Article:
Do these "Fuck Banking" posts refer to S&T or CM as well?

Obviously a hot topic on WSO has been all of the banking posts we've seen where people basically emphasize their hatred toward the profession or state that it's not for them in some way. This often has to do with the work involved, the hours, and the feeling that one isn't really learning much.

My question is: are there any posts like this that are directed toward S&T and Capital Markets? I know that especially for CM the exit opps are supposedly non-existant but my question isn't about that as much as it is wondering if it's rarer for people to hate their existance in S&T and CM than pure IBD. This most likely all comes down to the hours if it's the case, as there's a big difference between working 60-70 hours a week and working 80+. That and the fact that people in S&T and CM could be in it for the long-run and aren't trying to lateral after a few years. I've searched for posts of people who hate their lives in S&T/CM but can't find any.

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Comments (17)

Best Response
May 11, 2012 - 10:59am

These aren't the FO notes of the pre-2008 era. These are largely "Goodbye, good luck, we had fun, and we wish you well!" notes.

I don't think anybody is saying F banking. I think we're just saying that we had a great five year run, the next five years don't look quite as great as the five years that we had, and now it's time to reconsider the marginal value of the 20 hours/week extra that we put in on top of F500 employees and commercial bankers with similar credentials and qualifications. Because the pay gap has shrunk a bit. I can take a 30% (pre-tax) pay cut, a 35% hour cut, a 50% stress from work cut, and be at a firm like Northern Trust in Chicago or US Bancorp in Minneapolis, where my dollars stretch about twice as far as they do in NYC. The calculus didn't make as much sense when it was a 50% pay cut, but now it does.

I still think this a great industry to spend two years in, maybe still even five years in. Two years of experience on Wall Street is four years in the fortune 500; five years is like eight or nine. But it's not a great industry to get stuck in. That's why I've been warning you guys to avoid student loans and save, save, save.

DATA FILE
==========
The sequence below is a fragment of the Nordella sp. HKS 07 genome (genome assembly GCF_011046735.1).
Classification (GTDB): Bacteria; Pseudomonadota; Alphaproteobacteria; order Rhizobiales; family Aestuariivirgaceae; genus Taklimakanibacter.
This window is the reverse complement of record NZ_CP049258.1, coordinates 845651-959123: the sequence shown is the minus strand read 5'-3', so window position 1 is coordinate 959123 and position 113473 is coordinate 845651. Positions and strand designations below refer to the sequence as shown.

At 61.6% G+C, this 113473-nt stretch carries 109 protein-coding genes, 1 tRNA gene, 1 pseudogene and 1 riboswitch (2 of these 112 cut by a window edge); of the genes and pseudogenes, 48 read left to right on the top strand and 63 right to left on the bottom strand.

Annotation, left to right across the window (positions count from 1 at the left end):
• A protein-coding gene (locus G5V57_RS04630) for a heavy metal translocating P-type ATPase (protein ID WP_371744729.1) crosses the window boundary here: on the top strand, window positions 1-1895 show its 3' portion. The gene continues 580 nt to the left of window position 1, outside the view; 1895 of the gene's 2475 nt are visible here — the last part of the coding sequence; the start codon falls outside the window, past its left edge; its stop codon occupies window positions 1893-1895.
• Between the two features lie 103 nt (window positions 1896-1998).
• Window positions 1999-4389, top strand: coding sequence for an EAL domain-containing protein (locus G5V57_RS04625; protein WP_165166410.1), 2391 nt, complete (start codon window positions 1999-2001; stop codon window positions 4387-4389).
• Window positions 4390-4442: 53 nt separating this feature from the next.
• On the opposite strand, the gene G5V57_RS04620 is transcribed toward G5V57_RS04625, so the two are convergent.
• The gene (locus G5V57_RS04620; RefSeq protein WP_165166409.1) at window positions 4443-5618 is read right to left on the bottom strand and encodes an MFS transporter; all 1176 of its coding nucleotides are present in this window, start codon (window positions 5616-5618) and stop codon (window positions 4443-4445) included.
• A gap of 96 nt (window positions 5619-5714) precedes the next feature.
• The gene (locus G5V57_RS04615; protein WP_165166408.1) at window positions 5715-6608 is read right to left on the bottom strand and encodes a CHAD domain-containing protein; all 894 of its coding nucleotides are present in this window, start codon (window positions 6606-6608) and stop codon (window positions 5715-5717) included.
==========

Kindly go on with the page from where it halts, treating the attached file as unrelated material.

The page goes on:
May 11, 2012 - 11:16am
IlliniProgrammer:
These aren't the FO notes of the pre-2008 era. These are largely "Goodbye, good luck, we had fun, and we wish you well!" notes.

I don't think anybody is saying F banking. I think we're just saying that we had a great five year run, the next five years don't look quite as great as the five years that we had, and now it's time to reconsider the marginal value of the 20 hours/week extra that we put in on top of F500 employees and commercial bankers with similar credentials and qualifications. Because the pay gap has shrunk a bit. I can take a 30% (pre-tax) pay cut, a 35% hour cut, a 50% stress from work cut, and be at a firm like Northern Trust in Chicago or US Bancorp in Minneapolis, where my dollars stretch about twice as far as they do in NYC. The calculus didn't make as much sense when it was a 50% pay cut, but now it does.

I still think this a great industry to spend two years in, maybe still even five years in. Two years of experience on Wall Street is four years in the fortune 500; five years is like eight or nine. But it's not a great industry to get stuck in. That's why I've been warning you guys to avoid student loans and save, save, save.

Yes but many of the posts have actually complained about the overall quality of life, the fact that you're an "office drone," the advice that "it's not worth it, I was becoming a shell," etc. I'm just trying to see if those in CM or S&T have had similar experiences on WSO or if it's mostly just banking that these experiences have been written about.

May 11, 2012 - 2:51pm
IlliniProgrammer:
I think we're just saying that we had a great five year run, the next five years don't look quite as great as the five years that we had, and now it's time to reconsider the marginal value of the 20 hours/week extra that we put in on top of F500 employees and commercial bankers with similar credentials and qualifications.

20 lol
lolll
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May 11, 2012 - 11:26am
Yes but many of the posts have actually complained about the overall quality of life, the fact that you're an "office drone," the advice that "it's not worth it, I was becoming a shell," etc. I'm just trying to see if those in CM or S&T have had similar experiences on WSO or if it's mostly just banking that these experiences have been written about.

I haven't seen any of those. We knew this going in.

When you have $0 debt and $0 in the bank and an engineering degree but no experience, banking makes A LOT of sense. When you have $X in the bank, Y years of experience, only Z years left before you hit 40, and losing 1/Wth of your life expectancy every year, it tends to change your focus about life's trade-offs.